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lunes, 17 de diciembre de 2012

Jehovah's Witnesses to get new kingdom hall in Mount Olive



MOUNT OLIVE TWP. – After eight years of planning, the area branch of the Jehovah’s Witnesses are going to finally have a new kingdom hall, replacing a facility that the religious group has occupied for 44 years in Hackettstown.


The new, 4,296 square foot  kingdom hall will be built on 3.67 acres off Stephens park Road and serve about 300 members, according to Tim Conway of Califon, an elder of the congregation who has coordinated the building drive.


The plan was approved by the N.J. Department of Environmental Protection (DEP) on Nov. 26.


Conway said the group began planning for the new building in 2004 after it was determined that the existing hall was too small and did not meet federal handicapped accessible requirements.


“We want our places of worship to be up to the standards that most of the congregants are accustomed to,” Conway said. “It won’t be large, ostentatious or showy.”


The congregation began seeking a new property about 20 years ago knowing it would one day need a larger hall. The found the Stephens Park Road site in 1968. The group received site plan approval from the Planning Board in 2004.


The group’s timing was not very good because it was the year the N.J. Highlands Act was approved and there would be eight years of delays before construction was cleared.


Conroy said the main delay in completing the plans was acquiring approvals from the N.J. Highlands Council. The council provided a waiver to the Highlands Act  in November, clearing the last major hurdle for construction. Conway said he expects construction will be  completed by 2014.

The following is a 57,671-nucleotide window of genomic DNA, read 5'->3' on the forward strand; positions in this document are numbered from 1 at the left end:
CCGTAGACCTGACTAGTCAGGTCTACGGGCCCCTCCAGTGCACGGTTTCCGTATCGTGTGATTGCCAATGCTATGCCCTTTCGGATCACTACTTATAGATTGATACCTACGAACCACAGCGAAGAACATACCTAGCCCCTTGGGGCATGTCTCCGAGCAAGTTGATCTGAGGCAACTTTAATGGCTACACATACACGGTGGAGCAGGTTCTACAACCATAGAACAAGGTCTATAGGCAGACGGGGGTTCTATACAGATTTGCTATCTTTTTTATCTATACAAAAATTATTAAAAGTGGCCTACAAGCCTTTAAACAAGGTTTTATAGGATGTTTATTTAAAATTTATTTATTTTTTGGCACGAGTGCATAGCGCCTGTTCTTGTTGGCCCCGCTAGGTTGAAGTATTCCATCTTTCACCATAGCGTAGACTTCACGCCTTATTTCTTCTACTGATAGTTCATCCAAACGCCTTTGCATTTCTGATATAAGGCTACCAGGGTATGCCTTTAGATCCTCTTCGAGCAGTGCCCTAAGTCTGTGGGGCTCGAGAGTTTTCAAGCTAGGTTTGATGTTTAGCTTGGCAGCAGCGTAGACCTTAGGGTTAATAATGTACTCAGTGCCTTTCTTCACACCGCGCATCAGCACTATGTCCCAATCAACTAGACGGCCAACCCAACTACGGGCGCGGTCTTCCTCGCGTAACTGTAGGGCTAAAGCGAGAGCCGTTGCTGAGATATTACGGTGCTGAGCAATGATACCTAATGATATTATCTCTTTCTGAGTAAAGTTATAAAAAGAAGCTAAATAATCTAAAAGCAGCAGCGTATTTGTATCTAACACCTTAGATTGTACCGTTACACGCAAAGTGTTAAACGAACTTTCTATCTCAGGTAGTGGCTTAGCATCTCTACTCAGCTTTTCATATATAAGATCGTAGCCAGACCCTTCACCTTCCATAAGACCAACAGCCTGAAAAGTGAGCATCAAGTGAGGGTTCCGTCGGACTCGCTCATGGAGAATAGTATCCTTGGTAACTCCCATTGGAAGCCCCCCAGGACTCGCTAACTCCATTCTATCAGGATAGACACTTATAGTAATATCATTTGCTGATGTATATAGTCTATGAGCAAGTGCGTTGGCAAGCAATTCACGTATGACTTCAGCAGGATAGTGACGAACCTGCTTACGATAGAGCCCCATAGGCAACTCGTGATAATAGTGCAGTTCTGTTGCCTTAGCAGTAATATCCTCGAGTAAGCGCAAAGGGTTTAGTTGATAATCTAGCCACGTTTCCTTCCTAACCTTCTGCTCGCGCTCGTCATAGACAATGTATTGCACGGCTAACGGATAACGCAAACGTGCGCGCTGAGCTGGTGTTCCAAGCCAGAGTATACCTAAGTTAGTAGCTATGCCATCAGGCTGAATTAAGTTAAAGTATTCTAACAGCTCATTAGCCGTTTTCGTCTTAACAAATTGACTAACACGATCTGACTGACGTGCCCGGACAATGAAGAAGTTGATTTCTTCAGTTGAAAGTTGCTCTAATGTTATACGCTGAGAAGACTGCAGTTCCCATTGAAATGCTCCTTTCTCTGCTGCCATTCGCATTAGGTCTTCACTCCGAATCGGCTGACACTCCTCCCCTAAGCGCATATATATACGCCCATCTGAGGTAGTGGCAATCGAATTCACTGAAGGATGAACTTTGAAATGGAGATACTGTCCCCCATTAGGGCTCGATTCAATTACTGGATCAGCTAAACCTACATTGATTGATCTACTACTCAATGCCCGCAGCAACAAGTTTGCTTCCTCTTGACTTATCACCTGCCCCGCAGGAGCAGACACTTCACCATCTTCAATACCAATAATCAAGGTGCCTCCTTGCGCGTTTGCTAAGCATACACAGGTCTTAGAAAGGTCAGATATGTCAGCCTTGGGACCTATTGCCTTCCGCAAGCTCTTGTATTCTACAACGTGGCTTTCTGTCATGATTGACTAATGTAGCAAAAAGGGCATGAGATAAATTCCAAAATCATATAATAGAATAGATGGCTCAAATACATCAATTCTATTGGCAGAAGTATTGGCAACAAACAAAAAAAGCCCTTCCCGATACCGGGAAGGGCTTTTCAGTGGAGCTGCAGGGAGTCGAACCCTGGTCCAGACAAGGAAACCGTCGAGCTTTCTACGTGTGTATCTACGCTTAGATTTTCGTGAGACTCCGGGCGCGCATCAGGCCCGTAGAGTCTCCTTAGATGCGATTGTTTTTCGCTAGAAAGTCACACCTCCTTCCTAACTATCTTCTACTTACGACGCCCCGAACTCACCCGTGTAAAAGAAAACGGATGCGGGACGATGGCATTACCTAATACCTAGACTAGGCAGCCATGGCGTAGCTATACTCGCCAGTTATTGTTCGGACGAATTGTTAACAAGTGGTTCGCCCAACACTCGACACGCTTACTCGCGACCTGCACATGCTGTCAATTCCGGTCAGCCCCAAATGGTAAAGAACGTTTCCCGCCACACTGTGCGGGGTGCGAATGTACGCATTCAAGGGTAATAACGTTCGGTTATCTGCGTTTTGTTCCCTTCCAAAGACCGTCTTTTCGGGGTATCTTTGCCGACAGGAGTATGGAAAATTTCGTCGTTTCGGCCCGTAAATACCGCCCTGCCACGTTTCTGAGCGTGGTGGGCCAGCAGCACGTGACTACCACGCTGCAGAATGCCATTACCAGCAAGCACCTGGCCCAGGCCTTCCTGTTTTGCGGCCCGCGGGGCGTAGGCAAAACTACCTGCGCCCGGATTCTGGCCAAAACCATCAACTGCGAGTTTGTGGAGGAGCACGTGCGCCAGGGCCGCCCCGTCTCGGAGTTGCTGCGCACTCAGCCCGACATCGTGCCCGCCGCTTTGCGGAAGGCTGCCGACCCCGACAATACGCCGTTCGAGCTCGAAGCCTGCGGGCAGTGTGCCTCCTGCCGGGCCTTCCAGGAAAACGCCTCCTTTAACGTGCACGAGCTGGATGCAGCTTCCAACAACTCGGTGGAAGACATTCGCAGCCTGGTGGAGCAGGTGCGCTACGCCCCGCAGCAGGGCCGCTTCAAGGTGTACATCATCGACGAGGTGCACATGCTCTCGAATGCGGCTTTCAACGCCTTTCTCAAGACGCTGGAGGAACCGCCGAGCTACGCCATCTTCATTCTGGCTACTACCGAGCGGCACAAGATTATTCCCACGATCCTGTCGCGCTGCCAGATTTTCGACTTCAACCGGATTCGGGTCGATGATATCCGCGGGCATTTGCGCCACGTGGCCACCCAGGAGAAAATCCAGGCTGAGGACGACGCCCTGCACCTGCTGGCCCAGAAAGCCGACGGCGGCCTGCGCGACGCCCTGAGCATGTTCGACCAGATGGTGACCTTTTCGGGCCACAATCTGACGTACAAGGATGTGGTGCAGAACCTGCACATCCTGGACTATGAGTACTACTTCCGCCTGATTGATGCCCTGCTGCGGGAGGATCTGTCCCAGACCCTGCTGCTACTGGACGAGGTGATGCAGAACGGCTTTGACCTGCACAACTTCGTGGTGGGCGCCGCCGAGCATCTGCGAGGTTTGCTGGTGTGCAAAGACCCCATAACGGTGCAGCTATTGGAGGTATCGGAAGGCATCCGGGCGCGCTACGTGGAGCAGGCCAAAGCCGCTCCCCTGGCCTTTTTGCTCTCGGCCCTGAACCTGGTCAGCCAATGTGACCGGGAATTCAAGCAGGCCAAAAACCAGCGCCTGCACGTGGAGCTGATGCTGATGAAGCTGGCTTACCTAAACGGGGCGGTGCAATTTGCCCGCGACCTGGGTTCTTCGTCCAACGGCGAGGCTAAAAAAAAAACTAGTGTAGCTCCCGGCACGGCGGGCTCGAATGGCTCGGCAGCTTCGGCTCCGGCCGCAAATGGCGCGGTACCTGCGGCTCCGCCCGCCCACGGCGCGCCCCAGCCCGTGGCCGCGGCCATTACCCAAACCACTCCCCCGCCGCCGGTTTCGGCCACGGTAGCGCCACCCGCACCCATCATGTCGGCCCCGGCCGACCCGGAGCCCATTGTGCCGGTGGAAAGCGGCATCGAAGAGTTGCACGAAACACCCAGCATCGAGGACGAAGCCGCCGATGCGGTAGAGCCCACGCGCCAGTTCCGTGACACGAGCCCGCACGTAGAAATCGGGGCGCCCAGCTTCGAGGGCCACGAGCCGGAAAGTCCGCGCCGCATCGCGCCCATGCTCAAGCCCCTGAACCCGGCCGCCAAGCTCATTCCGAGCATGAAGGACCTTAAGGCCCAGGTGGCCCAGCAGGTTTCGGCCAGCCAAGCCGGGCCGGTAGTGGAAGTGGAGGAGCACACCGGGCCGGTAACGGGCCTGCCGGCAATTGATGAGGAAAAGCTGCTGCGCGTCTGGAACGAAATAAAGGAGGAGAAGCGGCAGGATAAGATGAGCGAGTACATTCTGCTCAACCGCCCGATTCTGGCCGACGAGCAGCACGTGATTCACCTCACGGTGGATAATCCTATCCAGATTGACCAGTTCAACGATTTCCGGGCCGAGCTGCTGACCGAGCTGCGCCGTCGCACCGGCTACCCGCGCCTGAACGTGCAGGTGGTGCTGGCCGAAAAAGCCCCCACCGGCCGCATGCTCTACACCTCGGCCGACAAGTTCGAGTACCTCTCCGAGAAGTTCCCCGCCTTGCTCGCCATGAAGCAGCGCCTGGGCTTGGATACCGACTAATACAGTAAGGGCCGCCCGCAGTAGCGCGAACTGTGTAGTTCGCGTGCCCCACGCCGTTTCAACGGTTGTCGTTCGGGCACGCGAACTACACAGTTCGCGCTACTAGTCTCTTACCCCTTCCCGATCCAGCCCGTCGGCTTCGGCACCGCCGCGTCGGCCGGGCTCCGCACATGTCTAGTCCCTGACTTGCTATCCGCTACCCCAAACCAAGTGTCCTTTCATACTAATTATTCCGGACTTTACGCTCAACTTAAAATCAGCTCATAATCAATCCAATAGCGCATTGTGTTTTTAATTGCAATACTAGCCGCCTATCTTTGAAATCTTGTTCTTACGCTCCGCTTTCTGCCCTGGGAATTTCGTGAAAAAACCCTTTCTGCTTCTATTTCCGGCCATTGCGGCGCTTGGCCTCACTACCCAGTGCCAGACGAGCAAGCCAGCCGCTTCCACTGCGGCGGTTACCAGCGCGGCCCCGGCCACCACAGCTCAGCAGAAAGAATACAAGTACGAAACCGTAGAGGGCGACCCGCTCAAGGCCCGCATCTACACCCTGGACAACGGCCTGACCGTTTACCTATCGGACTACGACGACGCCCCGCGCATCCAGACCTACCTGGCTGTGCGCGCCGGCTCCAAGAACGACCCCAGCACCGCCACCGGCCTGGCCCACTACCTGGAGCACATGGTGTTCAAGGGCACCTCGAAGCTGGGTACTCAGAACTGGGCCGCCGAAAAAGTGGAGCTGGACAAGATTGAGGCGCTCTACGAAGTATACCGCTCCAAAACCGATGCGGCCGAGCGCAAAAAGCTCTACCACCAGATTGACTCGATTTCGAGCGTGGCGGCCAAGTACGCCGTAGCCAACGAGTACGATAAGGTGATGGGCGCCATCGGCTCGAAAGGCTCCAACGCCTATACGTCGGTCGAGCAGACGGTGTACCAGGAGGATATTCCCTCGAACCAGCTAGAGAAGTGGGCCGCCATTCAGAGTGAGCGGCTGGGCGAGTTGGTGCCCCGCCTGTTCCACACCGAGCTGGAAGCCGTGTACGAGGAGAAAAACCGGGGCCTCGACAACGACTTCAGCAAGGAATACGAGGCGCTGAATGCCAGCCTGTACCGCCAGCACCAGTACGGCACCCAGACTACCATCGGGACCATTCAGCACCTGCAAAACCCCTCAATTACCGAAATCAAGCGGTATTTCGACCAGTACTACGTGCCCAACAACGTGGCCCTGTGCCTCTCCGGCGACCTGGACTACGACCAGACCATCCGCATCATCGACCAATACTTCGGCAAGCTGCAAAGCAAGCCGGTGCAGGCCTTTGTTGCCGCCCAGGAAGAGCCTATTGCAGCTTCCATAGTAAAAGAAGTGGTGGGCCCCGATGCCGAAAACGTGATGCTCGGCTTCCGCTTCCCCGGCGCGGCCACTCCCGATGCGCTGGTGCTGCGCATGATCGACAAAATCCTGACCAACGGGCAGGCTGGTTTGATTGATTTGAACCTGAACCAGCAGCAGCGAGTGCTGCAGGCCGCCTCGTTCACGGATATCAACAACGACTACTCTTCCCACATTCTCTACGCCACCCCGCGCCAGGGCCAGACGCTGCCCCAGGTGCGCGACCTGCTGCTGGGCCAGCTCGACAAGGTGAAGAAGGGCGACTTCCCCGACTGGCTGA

The hall on Parkway Drive was the Hackettstown congregation’s second home. It was designed by Fred N. Severud, a Norwegian-American structural engineer, whose projects included the St. Louis Gateway Arch and Madison Square Garden in New York City.


The congregation initially was in a home on Bell’s Lane in Mount Olive. It moved to the Parkway Drive building in 1968 to cope with a growing congregation of Latino members.


“We’ve outgrown the building,” Conway said.


Problems with the current location including limited parking with neighbors concerned about traffic on worship days. Bathrooms are also very small and cannot accommodate wheelchairs. The building was redesigned in the late 1980s, with added seating but that made the quarters even more crowded, Conway said.


Conway said the number of members in the Hackettstown congregation has remained fairly stable in recent years, with a mix of teenagers and young families and members in their 80s.


He said members canvass neighborhoods, passing out the organization’s Watchtower publication but the main goal is not so much to recruit new members but to speak with people about the religion.


“We do get new members,” Conway said. “Our real goal is to teach from the Bible.”

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